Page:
A humble 2,200 square foot ranch house in Lafayette, California is about to be transformed into a spacious five-bedroom, three-bath home. Over 700 square feet of new conditioned space will be meshed into the footprint of the existing house, and adapted toward the reuse of the existing foundations – befitting the single-story ranch character of the neighborhood. The project will include a fully revised landscape, pool, parking and cabana spaces.
The house exterior will feature natural and painted wood finishes with deep overhangs, exposed rafters and structural steel members; windows will be shadow-boxed to create depth at all wall punches; a new roof with all insulation placed above the structural sheathing will allow for exposed interior framing; grey-water will be captured from all sinks and showers; roof-monitors will allow natural light to filter gently through “land-locked” living areas. Finally, a fully retractable Nana curtain-wall will create a seamless relationship between the interior and rear terrace, pool and cabana spaces. Project completion slated for Spring, 2015.
The house is sited along the Lafayette-Moraga Regional trail – a well-loved green-way which evolved as a means to transport lumber via mule and rail – to its current form as utility easement and public park space. Community members living near the trail seem to use it as often for exercise as they do for easy access to retail and public transportation.
Given the popularity of the trail, as is true with other sites in Lafayette – brokers understand that the value of these older houses is in their location near the trail, and that the original homes are often ready to be remodeled or rebuilt. This particular house started life as a small L-shaped ranch with a rear chimney, courtyard, masonry shingle roof and painted wooden siding. Subsequent additions created a bedroom wing, and filled the original rear courtyard with a large living room on a concrete slab.
The current house does not take advantage of its footprint: Roofs and rooms do not associate with each other in a fluid way; floors are at different levels; and the rooms are never quite the right size. The kitchen is a tight galley that doesn’t add to the life of the house, and the adjacent entry is awkward and without elegance . Our job, as an architect-client team, has been to arrive at a relatively simple idea for pulling this project together. The clients immediately understood that the location and neighborhood demanded a transformation, as the value proposition was clear. Since the lot has length to expand within the setbacks, a second floor will not be necessary. While it was discussed and tested, potential issues of zoning and construction efficacy ruled this out.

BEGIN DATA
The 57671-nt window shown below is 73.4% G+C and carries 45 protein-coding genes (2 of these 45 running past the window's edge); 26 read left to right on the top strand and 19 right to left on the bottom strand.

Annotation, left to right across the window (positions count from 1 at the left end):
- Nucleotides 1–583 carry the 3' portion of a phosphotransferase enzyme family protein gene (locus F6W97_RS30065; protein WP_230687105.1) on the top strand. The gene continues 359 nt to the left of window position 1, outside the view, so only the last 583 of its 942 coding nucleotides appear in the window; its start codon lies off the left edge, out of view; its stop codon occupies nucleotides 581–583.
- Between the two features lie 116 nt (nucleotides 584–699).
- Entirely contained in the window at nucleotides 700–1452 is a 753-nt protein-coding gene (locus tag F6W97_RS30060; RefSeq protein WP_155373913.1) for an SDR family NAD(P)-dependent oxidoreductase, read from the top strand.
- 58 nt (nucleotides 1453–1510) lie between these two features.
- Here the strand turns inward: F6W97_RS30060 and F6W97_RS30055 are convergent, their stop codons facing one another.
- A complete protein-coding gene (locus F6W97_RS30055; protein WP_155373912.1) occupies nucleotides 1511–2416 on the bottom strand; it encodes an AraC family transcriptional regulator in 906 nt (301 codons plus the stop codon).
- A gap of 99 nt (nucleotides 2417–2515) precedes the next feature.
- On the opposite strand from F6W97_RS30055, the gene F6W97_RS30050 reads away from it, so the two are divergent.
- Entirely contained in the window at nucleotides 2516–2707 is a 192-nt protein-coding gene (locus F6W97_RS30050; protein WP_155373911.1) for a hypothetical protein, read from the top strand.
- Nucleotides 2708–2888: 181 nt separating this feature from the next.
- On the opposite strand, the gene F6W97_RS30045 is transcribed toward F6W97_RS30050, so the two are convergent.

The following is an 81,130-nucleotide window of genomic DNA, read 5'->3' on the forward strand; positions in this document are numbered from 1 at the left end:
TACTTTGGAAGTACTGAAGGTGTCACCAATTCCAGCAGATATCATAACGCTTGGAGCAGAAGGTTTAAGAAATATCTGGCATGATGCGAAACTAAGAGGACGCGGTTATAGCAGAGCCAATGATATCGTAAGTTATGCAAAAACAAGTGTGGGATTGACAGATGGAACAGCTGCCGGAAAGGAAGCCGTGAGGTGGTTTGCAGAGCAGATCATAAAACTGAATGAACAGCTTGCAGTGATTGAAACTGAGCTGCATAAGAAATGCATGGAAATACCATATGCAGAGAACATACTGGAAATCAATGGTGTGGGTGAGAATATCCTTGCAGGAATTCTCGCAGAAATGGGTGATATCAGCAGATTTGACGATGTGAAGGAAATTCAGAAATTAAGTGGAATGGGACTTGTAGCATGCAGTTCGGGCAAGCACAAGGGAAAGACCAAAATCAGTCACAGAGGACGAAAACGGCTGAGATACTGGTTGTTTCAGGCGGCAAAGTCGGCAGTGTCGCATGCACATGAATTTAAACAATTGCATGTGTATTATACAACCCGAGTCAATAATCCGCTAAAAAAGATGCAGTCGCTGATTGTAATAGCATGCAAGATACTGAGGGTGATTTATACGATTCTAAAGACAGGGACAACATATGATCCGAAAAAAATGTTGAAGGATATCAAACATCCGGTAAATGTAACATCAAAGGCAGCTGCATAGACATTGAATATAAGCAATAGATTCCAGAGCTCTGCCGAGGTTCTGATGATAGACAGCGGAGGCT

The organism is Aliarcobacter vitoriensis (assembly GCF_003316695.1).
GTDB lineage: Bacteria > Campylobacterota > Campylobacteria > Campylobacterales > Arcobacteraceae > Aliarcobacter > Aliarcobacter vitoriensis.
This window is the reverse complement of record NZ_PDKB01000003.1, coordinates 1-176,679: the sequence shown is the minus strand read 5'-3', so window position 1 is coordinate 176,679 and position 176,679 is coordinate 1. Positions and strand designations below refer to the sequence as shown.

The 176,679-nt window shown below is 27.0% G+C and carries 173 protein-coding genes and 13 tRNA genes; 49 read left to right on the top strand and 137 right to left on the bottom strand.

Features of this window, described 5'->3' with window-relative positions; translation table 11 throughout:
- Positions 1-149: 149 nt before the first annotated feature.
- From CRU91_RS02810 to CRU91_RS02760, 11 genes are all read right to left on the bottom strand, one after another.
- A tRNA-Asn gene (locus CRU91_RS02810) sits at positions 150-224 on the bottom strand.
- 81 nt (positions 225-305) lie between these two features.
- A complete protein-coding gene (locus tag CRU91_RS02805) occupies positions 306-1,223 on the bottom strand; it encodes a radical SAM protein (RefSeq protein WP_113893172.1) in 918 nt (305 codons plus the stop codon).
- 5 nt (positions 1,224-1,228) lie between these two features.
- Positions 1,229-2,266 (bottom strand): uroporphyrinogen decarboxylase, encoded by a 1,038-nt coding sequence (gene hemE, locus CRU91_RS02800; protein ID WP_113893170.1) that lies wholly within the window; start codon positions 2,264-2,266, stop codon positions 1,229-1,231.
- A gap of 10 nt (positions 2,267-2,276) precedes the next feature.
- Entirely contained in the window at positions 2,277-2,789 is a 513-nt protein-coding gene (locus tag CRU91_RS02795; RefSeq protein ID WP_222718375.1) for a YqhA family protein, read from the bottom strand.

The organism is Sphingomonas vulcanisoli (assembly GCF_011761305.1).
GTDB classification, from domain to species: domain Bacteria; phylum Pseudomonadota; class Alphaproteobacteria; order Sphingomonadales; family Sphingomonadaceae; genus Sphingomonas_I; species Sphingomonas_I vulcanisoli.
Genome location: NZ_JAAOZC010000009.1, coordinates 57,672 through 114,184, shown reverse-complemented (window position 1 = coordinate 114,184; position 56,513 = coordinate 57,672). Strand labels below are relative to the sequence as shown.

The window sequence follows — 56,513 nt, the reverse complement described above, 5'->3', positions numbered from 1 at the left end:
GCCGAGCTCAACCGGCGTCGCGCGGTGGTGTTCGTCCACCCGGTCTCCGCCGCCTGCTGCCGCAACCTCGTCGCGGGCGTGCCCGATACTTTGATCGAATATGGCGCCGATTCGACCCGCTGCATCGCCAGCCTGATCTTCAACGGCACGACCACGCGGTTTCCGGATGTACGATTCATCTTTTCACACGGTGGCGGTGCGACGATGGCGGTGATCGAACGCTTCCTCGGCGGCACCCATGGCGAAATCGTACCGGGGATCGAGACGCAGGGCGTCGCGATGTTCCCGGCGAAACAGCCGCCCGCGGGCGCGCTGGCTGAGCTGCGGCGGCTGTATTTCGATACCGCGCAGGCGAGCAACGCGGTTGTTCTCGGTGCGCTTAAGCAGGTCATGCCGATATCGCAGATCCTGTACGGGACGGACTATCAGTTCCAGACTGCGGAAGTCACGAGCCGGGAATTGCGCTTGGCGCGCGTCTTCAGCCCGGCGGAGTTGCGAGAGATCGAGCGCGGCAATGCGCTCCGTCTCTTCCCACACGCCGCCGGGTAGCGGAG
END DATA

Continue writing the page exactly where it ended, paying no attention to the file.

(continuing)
In order to keep this project within the legal bounds of a true renovation, we’ve endeavored to reuse most existing perimeter footings and walls, many of the existing exterior walls, and the current entry porch and driveway locations. In all cases, new fenestration, wood and stucco cladding, and structural supports will be added to augment walls for revised roof framing. The existing brick chimney – which once marked the rear of a small cottage – will be removed. Minor perimeter profile changes include small additions on several corners of the house, though the largest intervention will be a new projecting wing to the rear – providing space for a new kitchen and dining wing.
The great advantage of restoring the house to an L-shape is in the creation of a lovely new family courtyard to the rear. The client loved the idea of being able to open the kitchen and living room walls fully to this outdoor space. While air conditioning is standard for hot summer days in parts of the East Bay, the climate is still perfect much of the year for a fully retractable glazed wall system, the leaves of which can be hidden within thickened exterior walls.
The new roof is key: The existing roof was ready to be replaced, and a sleeker building form was desired. Our solution was to create a lower profile roof pitch, in a butterfly shape, which could consolidate drainage to the middle of the house into carefully designed troughs. While the idea of consolidating the collection of rain water on either side of the building for storage and/or on-site distribution and irrigation was appealing to the client, so was the result of a roof that lifts up along the rear and front of the house to bring light well into the interior.
And to ensure that the deeper interior spaces of the house will be well lit, we designed two linear banks of clerestory windows – monitors – to bring gentle reflected light into the renovated structure.
Finally, the existing garage will be removed, and with clear encouragement from the planning department, a lighter structure will be built in its place to fulfill the city’s 2-car site parking requirement. The new garage will feature a two-sided approach: a covered car-port that can double as a shaded pool-side cabana, as well as an enclosed single car garage space that will also function as storage